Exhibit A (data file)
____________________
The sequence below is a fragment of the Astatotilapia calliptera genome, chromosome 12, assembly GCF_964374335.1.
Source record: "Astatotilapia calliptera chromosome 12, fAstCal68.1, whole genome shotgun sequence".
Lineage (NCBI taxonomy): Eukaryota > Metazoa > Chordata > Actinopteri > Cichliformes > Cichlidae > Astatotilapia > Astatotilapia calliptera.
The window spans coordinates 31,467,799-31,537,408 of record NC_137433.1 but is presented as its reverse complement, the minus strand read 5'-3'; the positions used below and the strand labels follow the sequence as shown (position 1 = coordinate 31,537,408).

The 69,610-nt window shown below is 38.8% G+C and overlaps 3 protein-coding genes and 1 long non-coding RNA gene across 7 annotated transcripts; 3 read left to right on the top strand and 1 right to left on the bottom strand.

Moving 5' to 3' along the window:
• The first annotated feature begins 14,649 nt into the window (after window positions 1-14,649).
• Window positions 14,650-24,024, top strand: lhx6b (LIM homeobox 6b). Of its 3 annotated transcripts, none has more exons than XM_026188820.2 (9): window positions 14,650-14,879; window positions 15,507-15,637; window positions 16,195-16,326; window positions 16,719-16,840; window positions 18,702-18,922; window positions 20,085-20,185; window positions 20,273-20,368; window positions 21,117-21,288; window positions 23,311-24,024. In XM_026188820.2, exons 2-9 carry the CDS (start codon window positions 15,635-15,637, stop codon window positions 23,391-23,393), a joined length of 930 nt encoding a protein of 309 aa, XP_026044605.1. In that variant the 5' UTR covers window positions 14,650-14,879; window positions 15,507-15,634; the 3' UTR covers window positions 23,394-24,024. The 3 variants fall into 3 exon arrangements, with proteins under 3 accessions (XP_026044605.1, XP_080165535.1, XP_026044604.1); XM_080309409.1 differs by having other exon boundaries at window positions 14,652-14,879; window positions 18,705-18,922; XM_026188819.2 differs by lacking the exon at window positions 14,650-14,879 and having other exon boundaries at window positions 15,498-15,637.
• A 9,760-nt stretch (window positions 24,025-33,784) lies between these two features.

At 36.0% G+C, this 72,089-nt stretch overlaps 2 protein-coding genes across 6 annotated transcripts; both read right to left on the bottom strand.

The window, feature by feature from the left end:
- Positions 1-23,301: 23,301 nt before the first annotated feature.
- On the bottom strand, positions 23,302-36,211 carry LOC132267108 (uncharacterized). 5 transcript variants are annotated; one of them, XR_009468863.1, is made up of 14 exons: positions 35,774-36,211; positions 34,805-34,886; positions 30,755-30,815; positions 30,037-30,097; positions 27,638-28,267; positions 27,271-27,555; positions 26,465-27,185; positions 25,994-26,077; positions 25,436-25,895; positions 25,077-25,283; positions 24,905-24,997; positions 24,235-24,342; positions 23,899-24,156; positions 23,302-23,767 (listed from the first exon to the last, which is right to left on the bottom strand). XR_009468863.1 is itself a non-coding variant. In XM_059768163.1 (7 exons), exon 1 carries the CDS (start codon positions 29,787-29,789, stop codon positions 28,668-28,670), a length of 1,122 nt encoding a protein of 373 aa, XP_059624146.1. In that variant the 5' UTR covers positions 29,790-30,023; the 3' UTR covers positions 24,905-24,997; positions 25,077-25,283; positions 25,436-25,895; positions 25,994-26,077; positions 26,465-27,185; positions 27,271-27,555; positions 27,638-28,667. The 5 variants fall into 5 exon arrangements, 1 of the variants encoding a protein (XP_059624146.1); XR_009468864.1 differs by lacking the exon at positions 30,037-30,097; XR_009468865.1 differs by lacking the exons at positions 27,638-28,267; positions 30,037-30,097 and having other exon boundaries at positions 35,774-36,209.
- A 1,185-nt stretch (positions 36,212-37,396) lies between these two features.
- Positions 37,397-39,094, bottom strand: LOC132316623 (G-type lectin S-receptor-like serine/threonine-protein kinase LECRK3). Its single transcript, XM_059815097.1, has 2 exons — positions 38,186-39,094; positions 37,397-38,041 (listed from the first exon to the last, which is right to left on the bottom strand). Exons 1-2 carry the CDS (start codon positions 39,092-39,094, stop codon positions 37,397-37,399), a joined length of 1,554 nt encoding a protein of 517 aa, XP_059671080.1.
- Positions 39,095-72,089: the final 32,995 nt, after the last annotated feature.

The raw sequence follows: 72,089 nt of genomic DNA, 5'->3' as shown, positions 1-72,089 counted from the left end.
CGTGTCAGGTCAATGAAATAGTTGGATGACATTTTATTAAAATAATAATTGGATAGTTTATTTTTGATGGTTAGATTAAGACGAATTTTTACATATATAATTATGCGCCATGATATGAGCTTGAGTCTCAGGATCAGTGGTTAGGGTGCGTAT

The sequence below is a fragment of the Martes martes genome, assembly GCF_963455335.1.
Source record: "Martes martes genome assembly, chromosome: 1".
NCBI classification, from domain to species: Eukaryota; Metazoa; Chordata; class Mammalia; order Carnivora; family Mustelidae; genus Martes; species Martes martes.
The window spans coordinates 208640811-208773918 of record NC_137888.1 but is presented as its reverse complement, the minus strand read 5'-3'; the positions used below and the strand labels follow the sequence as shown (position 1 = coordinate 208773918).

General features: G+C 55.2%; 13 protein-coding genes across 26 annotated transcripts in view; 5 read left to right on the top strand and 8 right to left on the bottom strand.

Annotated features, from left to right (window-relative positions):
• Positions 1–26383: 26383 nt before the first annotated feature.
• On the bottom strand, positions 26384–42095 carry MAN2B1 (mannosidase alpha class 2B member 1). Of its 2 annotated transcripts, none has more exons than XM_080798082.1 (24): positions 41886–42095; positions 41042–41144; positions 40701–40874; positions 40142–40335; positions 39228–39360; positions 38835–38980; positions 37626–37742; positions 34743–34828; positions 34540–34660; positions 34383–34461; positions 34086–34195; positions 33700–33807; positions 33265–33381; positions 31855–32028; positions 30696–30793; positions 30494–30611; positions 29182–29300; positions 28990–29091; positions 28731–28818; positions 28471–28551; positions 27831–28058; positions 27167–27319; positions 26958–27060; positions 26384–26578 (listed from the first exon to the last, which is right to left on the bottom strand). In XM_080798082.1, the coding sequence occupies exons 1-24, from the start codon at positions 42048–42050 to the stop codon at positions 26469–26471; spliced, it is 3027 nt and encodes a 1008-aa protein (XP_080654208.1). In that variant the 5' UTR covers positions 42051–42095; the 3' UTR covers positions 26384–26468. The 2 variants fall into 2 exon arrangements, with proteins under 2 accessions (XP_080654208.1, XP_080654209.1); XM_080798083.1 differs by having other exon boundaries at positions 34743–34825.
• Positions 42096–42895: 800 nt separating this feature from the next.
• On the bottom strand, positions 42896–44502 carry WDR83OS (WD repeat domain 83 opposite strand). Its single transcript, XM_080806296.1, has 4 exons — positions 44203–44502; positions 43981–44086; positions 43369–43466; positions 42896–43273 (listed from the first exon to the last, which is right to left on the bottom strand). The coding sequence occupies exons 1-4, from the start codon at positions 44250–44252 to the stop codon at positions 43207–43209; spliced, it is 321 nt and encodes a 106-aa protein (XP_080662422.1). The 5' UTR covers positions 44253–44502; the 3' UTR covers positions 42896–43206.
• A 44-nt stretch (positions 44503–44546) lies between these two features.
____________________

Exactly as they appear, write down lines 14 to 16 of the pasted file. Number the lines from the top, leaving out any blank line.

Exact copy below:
- A 1,185-nt stretch (positions 36,212-37,396) lies between these two features.
- Positions 37,397-39,094, bottom strand: LOC132316623 (G-type lectin S-receptor-like serine/threonine-protein kinase LECRK3). Its single transcript, XM_059815097.1, has 2 exons — positions 38,186-39,094; positions 37,397-38,041 (listed from the first exon to the last, which is right to left on the bottom strand). Exons 1-2 carry the CDS (start codon positions 39,092-39,094, stop codon positions 37,397-37,399), a joined length of 1,554 nt encoding a protein of 517 aa, XP_059671080.1.
- Positions 39,095-72,089: the final 32,995 nt, after the last annotated feature.